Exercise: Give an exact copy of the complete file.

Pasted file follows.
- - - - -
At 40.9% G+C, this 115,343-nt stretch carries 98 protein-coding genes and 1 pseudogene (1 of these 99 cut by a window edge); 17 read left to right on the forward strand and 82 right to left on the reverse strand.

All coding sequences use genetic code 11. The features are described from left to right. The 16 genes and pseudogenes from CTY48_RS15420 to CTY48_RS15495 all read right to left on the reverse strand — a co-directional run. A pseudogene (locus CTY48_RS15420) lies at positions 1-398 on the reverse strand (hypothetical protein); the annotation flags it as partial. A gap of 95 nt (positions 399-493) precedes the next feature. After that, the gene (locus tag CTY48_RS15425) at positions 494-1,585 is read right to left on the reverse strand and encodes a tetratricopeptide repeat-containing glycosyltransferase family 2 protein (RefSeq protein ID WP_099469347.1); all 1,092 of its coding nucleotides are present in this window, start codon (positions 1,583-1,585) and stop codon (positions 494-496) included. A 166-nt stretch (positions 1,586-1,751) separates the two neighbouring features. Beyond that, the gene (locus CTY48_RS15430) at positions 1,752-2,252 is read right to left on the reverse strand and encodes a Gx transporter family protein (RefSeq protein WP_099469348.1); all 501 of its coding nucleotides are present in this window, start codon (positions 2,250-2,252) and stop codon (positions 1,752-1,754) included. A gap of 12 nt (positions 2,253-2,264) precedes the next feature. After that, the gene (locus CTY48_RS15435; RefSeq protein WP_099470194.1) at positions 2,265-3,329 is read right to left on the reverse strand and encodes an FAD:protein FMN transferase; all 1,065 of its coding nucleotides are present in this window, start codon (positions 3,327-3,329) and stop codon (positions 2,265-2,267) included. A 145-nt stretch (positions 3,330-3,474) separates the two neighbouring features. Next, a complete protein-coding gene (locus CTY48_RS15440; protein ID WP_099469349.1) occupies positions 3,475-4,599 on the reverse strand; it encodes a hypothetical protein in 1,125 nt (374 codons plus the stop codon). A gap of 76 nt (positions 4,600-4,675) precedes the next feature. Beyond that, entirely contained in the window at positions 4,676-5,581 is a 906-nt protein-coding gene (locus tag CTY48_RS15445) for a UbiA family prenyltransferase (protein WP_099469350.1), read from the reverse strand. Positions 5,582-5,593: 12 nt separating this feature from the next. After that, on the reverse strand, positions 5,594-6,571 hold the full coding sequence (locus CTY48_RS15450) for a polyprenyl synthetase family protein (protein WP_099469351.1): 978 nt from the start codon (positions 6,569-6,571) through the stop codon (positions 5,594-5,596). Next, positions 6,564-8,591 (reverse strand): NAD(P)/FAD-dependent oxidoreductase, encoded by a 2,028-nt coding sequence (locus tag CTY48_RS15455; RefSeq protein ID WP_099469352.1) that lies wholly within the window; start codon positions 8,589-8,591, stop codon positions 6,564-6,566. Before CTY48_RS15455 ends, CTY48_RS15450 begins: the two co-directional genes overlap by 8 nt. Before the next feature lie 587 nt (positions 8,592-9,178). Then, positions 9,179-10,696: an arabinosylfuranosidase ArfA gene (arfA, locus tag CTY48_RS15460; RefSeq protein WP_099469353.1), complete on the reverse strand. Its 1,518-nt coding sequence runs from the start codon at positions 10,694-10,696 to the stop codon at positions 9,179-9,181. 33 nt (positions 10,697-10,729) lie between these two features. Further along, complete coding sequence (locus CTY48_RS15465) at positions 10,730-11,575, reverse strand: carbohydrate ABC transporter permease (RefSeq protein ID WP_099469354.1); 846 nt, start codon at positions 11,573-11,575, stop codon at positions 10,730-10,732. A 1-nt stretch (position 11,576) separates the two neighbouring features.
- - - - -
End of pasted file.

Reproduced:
At 40.9% G+C, this 115,343-nt stretch carries 98 protein-coding genes and 1 pseudogene (1 of these 99 cut by a window edge); 17 read left to right on the forward strand and 82 right to left on the reverse strand.

All coding sequences use genetic code 11. The features are described from left to right. The 16 genes and pseudogenes from CTY48_RS15420 to CTY48_RS15495 all read right to left on the reverse strand — a co-directional run. A pseudogene (locus CTY48_RS15420) lies at positions 1-398 on the reverse strand (hypothetical protein); the annotation flags it as partial. A gap of 95 nt (positions 399-493) precedes the next feature. After that, the gene (locus tag CTY48_RS15425) at positions 494-1,585 is read right to left on the reverse strand and encodes a tetratricopeptide repeat-containing glycosyltransferase family 2 protein (RefSeq protein ID WP_099469347.1); all 1,092 of its coding nucleotides are present in this window, start codon (positions 1,583-1,585) and stop codon (positions 494-496) included. A 166-nt stretch (positions 1,586-1,751) separates the two neighbouring features. Beyond that, the gene (locus CTY48_RS15430) at positions 1,752-2,252 is read right to left on the reverse strand and encodes a Gx transporter family protein (RefSeq protein WP_099469348.1); all 501 of its coding nucleotides are present in this window, start codon (positions 2,250-2,252) and stop codon (positions 1,752-1,754) included. A gap of 12 nt (positions 2,253-2,264) precedes the next feature. After that, the gene (locus CTY48_RS15435; RefSeq protein WP_099470194.1) at positions 2,265-3,329 is read right to left on the reverse strand and encodes an FAD:protein FMN transferase; all 1,065 of its coding nucleotides are present in this window, start codon (positions 3,327-3,329) and stop codon (positions 2,265-2,267) included. A 145-nt stretch (positions 3,330-3,474) separates the two neighbouring features. Next, a complete protein-coding gene (locus CTY48_RS15440; protein ID WP_099469349.1) occupies positions 3,475-4,599 on the reverse strand; it encodes a hypothetical protein in 1,125 nt (374 codons plus the stop codon). A gap of 76 nt (positions 4,600-4,675) precedes the next feature. Beyond that, entirely contained in the window at positions 4,676-5,581 is a 906-nt protein-coding gene (locus tag CTY48_RS15445) for a UbiA family prenyltransferase (protein WP_099469350.1), read from the reverse strand. Positions 5,582-5,593: 12 nt separating this feature from the next. After that, on the reverse strand, positions 5,594-6,571 hold the full coding sequence (locus CTY48_RS15450) for a polyprenyl synthetase family protein (protein WP_099469351.1): 978 nt from the start codon (positions 6,569-6,571) through the stop codon (positions 5,594-5,596). Next, positions 6,564-8,591 (reverse strand): NAD(P)/FAD-dependent oxidoreductase, encoded by a 2,028-nt coding sequence (locus tag CTY48_RS15455; RefSeq protein ID WP_099469352.1) that lies wholly within the window; start codon positions 8,589-8,591, stop codon positions 6,564-6,566. Before CTY48_RS15455 ends, CTY48_RS15450 begins: the two co-directional genes overlap by 8 nt. Before the next feature lie 587 nt (positions 8,592-9,178). Then, positions 9,179-10,696: an arabinosylfuranosidase ArfA gene (arfA, locus tag CTY48_RS15460; RefSeq protein WP_099469353.1), complete on the reverse strand. Its 1,518-nt coding sequence runs from the start codon at positions 10,694-10,696 to the stop codon at positions 9,179-9,181. 33 nt (positions 10,697-10,729) lie between these two features. Further along, complete coding sequence (locus CTY48_RS15465) at positions 10,730-11,575, reverse strand: carbohydrate ABC transporter permease (RefSeq protein ID WP_099469354.1); 846 nt, start codon at positions 11,573-11,575, stop codon at positions 10,730-10,732. A 1-nt stretch (position 11,576) separates the two neighbouring features.